The downside to any kind of organic technology, of course, is that it's not easy to carry large amounts of ammo. You can't just strap on a backpack with another couple of magazines, so each soldier would need downtime between battles to replenish their ammunition supplies. Or, alternatively, they could be grown, sent into battle once, use up their ammo, then throw themselves at the enemy with melee weapons. After the battle, the survivors could then be eaten by the next generation of grubs.


Considering they are similar to the Mantis Shrimp, the first thing that comes to mind in terms of weapons is their cousin the Pistol Shrimp's claw for ranged combat (They could improve the design to increase efficacy). For melee engagements larger claws (possibly strengthened by coating them in metal) as well as well as chitin blades grown/mounted on the arms. Another common mod would be tougher and/or lighter exoskeletons depending on the individual's role (soldier, builder, scout), coupled with denser muscle mass in required areas. Some shrimp can also change their pigmentation for camouflage, so this too would be a commonly used augmentation.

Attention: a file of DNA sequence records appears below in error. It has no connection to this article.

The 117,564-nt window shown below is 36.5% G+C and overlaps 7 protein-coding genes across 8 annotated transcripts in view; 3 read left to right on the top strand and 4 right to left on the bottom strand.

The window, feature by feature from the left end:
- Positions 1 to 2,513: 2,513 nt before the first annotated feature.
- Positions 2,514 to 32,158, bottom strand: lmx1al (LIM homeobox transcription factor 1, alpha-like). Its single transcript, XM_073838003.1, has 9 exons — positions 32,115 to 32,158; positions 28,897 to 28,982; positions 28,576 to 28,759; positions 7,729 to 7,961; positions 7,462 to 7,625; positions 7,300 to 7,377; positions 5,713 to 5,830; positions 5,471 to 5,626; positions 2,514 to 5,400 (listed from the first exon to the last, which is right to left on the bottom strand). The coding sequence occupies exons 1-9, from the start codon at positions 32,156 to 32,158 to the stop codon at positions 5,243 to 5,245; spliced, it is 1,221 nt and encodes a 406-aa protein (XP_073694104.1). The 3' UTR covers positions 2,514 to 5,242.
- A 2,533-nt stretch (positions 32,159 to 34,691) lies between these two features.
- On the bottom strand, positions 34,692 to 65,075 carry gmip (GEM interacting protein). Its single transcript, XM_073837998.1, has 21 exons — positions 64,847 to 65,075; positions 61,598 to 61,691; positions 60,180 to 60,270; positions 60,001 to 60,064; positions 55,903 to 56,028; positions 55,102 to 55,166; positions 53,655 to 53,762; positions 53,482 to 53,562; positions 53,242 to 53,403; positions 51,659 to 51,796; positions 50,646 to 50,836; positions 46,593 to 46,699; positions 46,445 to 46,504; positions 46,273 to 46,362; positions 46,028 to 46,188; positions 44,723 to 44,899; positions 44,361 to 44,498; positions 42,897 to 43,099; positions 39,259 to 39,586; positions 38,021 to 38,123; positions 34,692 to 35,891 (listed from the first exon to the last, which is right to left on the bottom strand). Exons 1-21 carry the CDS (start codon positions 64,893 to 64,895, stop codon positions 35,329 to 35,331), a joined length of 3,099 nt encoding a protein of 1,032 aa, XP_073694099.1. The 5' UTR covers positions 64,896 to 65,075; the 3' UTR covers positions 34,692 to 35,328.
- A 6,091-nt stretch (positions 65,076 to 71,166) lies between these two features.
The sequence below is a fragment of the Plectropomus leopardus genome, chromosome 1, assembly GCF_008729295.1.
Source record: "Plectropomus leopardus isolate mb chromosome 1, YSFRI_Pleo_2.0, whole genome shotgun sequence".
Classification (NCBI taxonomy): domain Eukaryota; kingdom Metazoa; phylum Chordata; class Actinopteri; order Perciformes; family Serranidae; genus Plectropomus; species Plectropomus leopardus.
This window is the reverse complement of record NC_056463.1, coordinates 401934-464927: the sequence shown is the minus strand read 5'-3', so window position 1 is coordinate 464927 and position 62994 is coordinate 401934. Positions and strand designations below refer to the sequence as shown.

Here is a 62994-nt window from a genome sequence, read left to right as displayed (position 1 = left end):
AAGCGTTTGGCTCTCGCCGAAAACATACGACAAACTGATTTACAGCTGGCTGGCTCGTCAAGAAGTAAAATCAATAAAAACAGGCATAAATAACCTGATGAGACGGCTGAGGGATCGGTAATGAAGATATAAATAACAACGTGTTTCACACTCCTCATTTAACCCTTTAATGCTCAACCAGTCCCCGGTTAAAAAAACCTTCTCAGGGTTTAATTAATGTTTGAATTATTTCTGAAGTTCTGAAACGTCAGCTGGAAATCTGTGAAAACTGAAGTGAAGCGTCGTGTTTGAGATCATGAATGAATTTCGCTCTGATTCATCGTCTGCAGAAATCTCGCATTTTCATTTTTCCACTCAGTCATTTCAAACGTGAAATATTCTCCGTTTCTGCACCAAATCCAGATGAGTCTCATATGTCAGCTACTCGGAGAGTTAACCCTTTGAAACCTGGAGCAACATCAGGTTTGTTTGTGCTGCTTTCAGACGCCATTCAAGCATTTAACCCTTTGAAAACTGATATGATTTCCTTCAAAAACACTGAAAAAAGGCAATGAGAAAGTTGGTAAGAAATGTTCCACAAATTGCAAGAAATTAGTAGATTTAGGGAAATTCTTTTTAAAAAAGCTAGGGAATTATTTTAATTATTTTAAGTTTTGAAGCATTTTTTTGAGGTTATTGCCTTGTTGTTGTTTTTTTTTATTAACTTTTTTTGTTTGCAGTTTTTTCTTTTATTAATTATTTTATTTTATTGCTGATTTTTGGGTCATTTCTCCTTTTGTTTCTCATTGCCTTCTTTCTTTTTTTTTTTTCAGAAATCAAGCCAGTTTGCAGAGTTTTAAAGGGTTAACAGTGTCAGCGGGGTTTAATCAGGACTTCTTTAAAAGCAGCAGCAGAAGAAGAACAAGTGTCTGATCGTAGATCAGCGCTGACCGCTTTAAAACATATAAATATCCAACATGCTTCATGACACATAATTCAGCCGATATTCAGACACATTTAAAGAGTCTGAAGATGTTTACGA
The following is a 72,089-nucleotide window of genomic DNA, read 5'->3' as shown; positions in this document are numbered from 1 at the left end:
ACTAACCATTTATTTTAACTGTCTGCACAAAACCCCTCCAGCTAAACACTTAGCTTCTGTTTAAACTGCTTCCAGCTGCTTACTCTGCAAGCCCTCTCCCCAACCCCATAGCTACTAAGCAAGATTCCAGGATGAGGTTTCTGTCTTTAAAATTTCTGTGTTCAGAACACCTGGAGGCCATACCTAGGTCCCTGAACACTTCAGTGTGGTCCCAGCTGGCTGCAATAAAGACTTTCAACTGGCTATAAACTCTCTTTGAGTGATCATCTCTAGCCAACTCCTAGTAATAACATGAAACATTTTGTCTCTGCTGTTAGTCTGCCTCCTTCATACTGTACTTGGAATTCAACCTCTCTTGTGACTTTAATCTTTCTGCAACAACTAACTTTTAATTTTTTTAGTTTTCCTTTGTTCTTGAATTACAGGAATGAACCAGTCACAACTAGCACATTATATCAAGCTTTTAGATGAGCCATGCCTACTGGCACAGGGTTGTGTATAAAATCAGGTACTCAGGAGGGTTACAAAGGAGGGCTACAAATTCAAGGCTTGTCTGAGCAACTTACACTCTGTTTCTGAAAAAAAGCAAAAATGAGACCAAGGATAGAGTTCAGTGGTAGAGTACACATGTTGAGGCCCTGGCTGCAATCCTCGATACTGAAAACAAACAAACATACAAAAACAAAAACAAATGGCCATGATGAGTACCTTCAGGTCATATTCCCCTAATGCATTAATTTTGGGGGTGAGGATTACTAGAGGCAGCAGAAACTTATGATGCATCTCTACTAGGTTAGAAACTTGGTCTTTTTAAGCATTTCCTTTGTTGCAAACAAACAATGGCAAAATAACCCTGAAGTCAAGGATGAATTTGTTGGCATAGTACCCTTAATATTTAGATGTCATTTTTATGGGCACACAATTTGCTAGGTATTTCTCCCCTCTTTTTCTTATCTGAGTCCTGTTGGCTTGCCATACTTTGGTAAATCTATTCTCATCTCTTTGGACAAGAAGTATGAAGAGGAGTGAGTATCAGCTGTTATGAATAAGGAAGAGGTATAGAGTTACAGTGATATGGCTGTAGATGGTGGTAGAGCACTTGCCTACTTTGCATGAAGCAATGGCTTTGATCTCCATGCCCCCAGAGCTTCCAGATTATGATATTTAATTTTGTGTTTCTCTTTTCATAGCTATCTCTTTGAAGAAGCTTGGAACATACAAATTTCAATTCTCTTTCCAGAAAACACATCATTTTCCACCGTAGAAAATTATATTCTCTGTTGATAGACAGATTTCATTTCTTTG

These are not too far fetched as the should not be intrusive to the Zaux biology and can be shed if need be. This is assuming they are also biologically similar to the mantis shrimp.

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    $\begingroup$ Anything faintly similar to an intelligent mantis shrimp is terrifying all by itself... $\endgroup$ Commented Oct 21, 2016 at 7:36
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    $\begingroup$ Most definitively. Coupled with rapid evolution you have the basic recipe for Warhammer 40k's Tyranids or StarCraft Zerg. Actually even the bugs from Starship Troopers. $\endgroup$
    – Lu22
    Commented Oct 21, 2016 at 7:51
  • $\begingroup$ I would also add Starship Troopers to the list :) Bugs are well developed on their own field of applied evolution. While it can be tough job to watch all 3 parts, they give good base for far developed creatures. $\endgroup$
    – Sonic
    Commented Oct 21, 2016 at 13:54